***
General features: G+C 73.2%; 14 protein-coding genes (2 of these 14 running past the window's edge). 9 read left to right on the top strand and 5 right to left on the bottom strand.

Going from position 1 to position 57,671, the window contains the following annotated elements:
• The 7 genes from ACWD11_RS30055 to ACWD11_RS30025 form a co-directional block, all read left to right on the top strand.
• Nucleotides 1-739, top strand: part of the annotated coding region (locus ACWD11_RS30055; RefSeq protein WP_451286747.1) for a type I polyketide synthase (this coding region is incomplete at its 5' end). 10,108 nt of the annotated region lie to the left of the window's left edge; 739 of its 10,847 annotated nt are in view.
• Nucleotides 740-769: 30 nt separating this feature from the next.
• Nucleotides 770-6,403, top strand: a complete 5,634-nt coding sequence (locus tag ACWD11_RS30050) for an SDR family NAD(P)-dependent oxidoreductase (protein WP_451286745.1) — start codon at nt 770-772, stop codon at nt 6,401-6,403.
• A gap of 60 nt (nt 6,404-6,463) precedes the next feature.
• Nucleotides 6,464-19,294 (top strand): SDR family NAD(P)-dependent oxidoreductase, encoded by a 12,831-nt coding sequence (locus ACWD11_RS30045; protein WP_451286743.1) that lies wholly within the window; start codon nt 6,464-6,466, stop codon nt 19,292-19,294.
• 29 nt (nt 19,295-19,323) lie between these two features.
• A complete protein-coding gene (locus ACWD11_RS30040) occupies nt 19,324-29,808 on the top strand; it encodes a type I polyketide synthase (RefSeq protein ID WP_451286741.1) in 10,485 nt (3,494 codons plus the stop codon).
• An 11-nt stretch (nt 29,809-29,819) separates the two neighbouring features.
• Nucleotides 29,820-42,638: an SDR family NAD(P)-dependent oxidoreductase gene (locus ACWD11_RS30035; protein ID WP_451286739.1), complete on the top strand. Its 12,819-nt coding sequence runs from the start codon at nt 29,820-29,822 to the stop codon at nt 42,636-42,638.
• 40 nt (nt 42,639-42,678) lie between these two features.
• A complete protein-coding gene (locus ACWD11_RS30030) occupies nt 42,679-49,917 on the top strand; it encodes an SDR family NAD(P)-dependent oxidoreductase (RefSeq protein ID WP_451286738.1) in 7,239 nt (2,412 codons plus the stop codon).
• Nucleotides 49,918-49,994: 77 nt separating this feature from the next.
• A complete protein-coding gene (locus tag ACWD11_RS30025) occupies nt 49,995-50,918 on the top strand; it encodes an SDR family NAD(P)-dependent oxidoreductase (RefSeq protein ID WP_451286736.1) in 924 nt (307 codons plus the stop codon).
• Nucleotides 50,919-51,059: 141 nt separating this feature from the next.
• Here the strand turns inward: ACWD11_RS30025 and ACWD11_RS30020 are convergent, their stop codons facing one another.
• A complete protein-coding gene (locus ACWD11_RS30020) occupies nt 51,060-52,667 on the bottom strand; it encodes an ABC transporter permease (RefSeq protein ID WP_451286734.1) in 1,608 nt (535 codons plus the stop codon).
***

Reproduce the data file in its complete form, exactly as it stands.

General features: G+C 73.2%; 14 protein-coding genes (2 of these 14 running past the window's edge). 9 read left to right on the top strand and 5 right to left on the bottom strand.

Going from position 1 to position 57,671, the window contains the following annotated elements:
• The 7 genes from ACWD11_RS30055 to ACWD11_RS30025 form a co-directional block, all read left to right on the top strand.
• Nucleotides 1-739, top strand: part of the annotated coding region (locus ACWD11_RS30055; RefSeq protein WP_451286747.1) for a type I polyketide synthase (this coding region is incomplete at its 5' end). 10,108 nt of the annotated region lie to the left of the window's left edge; 739 of its 10,847 annotated nt are in view.
• Nucleotides 740-769: 30 nt separating this feature from the next.
• Nucleotides 770-6,403, top strand: a complete 5,634-nt coding sequence (locus tag ACWD11_RS30050) for an SDR family NAD(P)-dependent oxidoreductase (protein WP_451286745.1) — start codon at nt 770-772, stop codon at nt 6,401-6,403.
• A gap of 60 nt (nt 6,404-6,463) precedes the next feature.
• Nucleotides 6,464-19,294 (top strand): SDR family NAD(P)-dependent oxidoreductase, encoded by a 12,831-nt coding sequence (locus ACWD11_RS30045; protein WP_451286743.1) that lies wholly within the window; start codon nt 6,464-6,466, stop codon nt 19,292-19,294.
• 29 nt (nt 19,295-19,323) lie between these two features.
• A complete protein-coding gene (locus ACWD11_RS30040) occupies nt 19,324-29,808 on the top strand; it encodes a type I polyketide synthase (RefSeq protein ID WP_451286741.1) in 10,485 nt (3,494 codons plus the stop codon).
• An 11-nt stretch (nt 29,809-29,819) separates the two neighbouring features.
• Nucleotides 29,820-42,638: an SDR family NAD(P)-dependent oxidoreductase gene (locus ACWD11_RS30035; protein ID WP_451286739.1), complete on the top strand. Its 12,819-nt coding sequence runs from the start codon at nt 29,820-29,822 to the stop codon at nt 42,636-42,638.
• 40 nt (nt 42,639-42,678) lie between these two features.
• A complete protein-coding gene (locus ACWD11_RS30030) occupies nt 42,679-49,917 on the top strand; it encodes an SDR family NAD(P)-dependent oxidoreductase (RefSeq protein ID WP_451286738.1) in 7,239 nt (2,412 codons plus the stop codon).
• Nucleotides 49,918-49,994: 77 nt separating this feature from the next.
• A complete protein-coding gene (locus tag ACWD11_RS30025) occupies nt 49,995-50,918 on the top strand; it encodes an SDR family NAD(P)-dependent oxidoreductase (RefSeq protein ID WP_451286736.1) in 924 nt (307 codons plus the stop codon).
• Nucleotides 50,919-51,059: 141 nt separating this feature from the next.
• Here the strand turns inward: ACWD11_RS30025 and ACWD11_RS30020 are convergent, their stop codons facing one another.
• A complete protein-coding gene (locus ACWD11_RS30020) occupies nt 51,060-52,667 on the bottom strand; it encodes an ABC transporter permease (RefSeq protein ID WP_451286734.1) in 1,608 nt (535 codons plus the stop codon).